America’s first capital – the birthplace of the nation. No city springs to mind which has so much historical significance in such a small area than Old Town Philly. The sidewalks are engrained with it. The Declaration of Independence in 1776 and then the US Constitution in 1788 were drafted and signed within Independence Hall, with its key founder Benjamin Franklin’s grave round the corner. It’s worth seeing it all; this was where the American Dream was dreamt and initally set into motion – for some reason it looks and feels remarkably recent.
But naturally, it isn’t that sort of culturally enriching arena which is what the city is now most famous for – Rocky’s training regime on a bitter winter’s morning takes that accolade. So it was definitely worth the 45 minute trek across town and up to the Museum of Art – a bloody huge moment! An AIDS-ridden lawyer, which earned Tom Hanks his first Oscar, also gave the city a further commercial limelight and together with Springsteen’s Streets of Philadelphia, spread AIDS awareness in the 90s to an even wider audience.
Springsteen’s songs derive from these parts. To have visited Asbury Park up the road in NJ, and Atlantic City, to see the places which lie behind arguably Rock’s greatest storyteller, would have been fascinating. But Philly itself is a cool and chilled out place, even in the heat. Regardless of what you hear in the UK, you won’t get shot, you won’t get in one little fight (avoid west Philly!) and your mum won’t get scared etc etc, it’s cool. The Philadelphia House hostel is the epitome of chilled-out, apart from one narcissistic Portuguese who had an excruciating verbal orgasm for about 5 minutes, screaming & holding the TV when Ronaldo scored in the Euro semi-final; great player, terrible team, crazy fans. I wasn’t hanging around – I had a 12 hour Amtrak to catch…
Any sort of mental budget I had went out the window on the train. As markets seemingly rallied in the aftermath of the Brexit vote, largely due to the depreciation of the pound, not only was I entering a fairly lucrative town, but I was doing so at the worst time in history to be a British tourist with the pound dropping to $1.28. I had accounted for this (putting £150 on Brexit at 3/1 helped), but was not expecting it to rival parts of London – the Air BnB I stayed in was £90/night and one of the better deals. House prices around the Waterfront Park frequently go for around $6-7m! Shots go for 6 bucks!
But it’s an attractive place. Originally called Charles Town, after King Charles II, it has been voted America’s friendliest and most hospitable city. Even though the train pulled in at 8pm, having gone through six states, by midnight I was in a Bluegrass rock show with a couple of local students. Bluegrass is a sort of roots country music, so I figured what could possibly go wrong – but it was exhilarating and attracts the young crowd.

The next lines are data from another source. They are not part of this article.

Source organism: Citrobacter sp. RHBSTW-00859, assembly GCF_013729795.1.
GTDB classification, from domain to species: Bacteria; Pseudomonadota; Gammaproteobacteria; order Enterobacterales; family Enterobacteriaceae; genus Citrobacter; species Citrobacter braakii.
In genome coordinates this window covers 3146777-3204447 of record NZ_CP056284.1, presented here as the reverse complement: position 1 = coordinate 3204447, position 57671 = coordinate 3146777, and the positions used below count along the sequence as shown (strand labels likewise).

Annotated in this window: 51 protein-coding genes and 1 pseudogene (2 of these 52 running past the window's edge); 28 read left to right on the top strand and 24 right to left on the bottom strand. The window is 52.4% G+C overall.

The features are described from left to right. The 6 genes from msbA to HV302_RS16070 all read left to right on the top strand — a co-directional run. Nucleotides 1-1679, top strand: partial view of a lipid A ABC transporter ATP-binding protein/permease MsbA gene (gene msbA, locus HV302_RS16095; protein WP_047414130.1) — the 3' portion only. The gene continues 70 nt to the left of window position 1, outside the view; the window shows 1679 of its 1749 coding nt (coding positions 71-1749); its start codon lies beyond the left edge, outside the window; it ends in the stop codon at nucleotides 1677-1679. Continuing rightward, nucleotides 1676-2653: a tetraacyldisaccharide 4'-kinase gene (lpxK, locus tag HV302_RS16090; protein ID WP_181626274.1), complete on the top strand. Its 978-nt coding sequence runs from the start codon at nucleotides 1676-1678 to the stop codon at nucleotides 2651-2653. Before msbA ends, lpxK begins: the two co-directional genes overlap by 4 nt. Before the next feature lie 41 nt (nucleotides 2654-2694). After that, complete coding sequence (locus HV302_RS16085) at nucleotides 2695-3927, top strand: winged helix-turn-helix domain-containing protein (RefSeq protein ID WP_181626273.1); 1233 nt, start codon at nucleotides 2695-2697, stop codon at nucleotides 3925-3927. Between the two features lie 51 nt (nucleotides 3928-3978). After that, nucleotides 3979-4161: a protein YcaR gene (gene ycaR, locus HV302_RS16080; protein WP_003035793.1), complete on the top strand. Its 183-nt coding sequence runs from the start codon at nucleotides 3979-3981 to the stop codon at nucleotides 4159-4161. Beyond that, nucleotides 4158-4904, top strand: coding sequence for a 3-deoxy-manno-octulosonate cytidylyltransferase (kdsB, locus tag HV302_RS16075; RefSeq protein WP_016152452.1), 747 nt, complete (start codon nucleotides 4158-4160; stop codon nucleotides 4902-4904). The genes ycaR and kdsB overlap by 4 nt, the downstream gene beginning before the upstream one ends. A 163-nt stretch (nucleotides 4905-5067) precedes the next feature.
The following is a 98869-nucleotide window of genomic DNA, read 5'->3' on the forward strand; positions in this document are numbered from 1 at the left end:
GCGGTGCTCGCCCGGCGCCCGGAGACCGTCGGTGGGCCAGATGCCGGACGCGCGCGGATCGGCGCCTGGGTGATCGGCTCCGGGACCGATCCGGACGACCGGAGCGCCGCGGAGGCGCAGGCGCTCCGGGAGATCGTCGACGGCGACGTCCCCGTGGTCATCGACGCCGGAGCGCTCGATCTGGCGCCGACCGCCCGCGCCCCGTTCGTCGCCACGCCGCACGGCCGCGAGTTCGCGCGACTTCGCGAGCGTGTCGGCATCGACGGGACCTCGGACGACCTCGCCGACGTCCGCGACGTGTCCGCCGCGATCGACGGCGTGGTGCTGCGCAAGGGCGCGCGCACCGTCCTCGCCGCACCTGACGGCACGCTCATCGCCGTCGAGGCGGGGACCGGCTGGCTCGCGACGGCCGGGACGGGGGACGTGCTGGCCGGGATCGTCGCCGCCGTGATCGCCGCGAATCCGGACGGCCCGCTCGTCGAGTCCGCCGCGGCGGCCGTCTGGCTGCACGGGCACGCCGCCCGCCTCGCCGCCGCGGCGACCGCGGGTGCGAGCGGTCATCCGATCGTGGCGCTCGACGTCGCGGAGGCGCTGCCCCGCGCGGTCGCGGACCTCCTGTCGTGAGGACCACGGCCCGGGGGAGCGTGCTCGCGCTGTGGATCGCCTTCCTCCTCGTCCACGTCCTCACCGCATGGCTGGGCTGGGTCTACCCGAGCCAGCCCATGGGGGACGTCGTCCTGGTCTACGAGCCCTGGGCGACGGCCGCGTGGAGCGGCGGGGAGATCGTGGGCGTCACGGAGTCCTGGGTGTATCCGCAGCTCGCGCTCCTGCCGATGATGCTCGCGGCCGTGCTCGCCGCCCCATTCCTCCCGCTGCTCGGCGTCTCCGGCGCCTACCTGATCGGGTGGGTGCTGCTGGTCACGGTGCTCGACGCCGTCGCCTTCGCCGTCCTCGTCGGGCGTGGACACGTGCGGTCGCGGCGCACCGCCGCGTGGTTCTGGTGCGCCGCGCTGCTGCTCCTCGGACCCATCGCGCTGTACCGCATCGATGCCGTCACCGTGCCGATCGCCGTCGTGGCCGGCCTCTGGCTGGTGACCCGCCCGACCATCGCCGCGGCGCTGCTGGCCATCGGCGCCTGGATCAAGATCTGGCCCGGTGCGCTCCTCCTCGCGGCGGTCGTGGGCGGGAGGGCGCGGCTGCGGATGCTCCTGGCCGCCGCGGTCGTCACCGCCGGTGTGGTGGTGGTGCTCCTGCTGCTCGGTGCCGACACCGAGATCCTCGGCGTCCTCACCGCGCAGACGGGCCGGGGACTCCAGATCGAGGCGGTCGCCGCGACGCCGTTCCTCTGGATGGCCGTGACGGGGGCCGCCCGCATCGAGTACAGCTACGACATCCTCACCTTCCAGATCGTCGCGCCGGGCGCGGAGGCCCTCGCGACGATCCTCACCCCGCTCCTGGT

Charleston is most renowned for being where the first shot of the Civil War was fired, on Fort Sumpter on 12th April 1861, when Confederate forces attacked the Union troops stationed there. Of course, one couldn’t not jump on a boat to go and see it – I even offered my seat to a doughnut ridden American woman…she refused…I said “fine but it’s the fort that counts!” That left her obese and bewildered – wish I took a pic.
The Civil war played a vital role in shaping Charleston. It was the most important port town in the South and so its habour played home to vicious battles, but it never fell into Union hands; they were not giving up their slaves without a fight – tobacco and cotton were just too economically valuable.
My final destination was Savannah, a 2-hour minibus ride through the ACE Basin and across the GA-SC State line. The heat ramped up and up and up…
Whilst not the easiest or most suitable place for young people to travel, Savannah is a wonderfully unique town. Consisting of twenty-two Squares, it is labelled as Georgia’s Charleston and America’s most haunted city. Having done the Sixth Sense ghost tour, the only spirit that made an appearance was the double whiskey in the hotel bar after, whilst I contemplated why on earth I bothered to spend $30 on a bloody ticket. Apparently below is the most haunted house in Savannah and possibly in the US:
I preferred it to Charleston – it is probably the most atmospheric place I have ever been… anywhere. History is everywhere; even my hotel was an old cotton factory. Forrest Gump was filmed on one square, Martin L King gave his first “I have a dream” speech on another, and it’s where Midnight in the Garden of Good and Evil was based and filmed. You can visit the Mercer-Williams house as well as others.
But there is humour in Savannah’s history. When the Yellow Fever epidemic struck just as the first forty-two Jewish settlers arrived in 1733, naturally it was the town’s doctor who was first to go; luckily there was a Jewish physician on board. Savannah also houses the oldest house in Savannah, from 1754… you simply can’t write it! Or shouldn’t write it…
With Tybee Island and the Atlantic Coast a 20 minute drive away, wonderful market streets and with a riverside boardwalk, it is the perfect location, even in 40 degrees. But it was walking through the Squares and Forsyth Park at night when you realise its other dimension and its uniquity – it is like time has stood still in Savannah.
New York really couldn’t seem further away.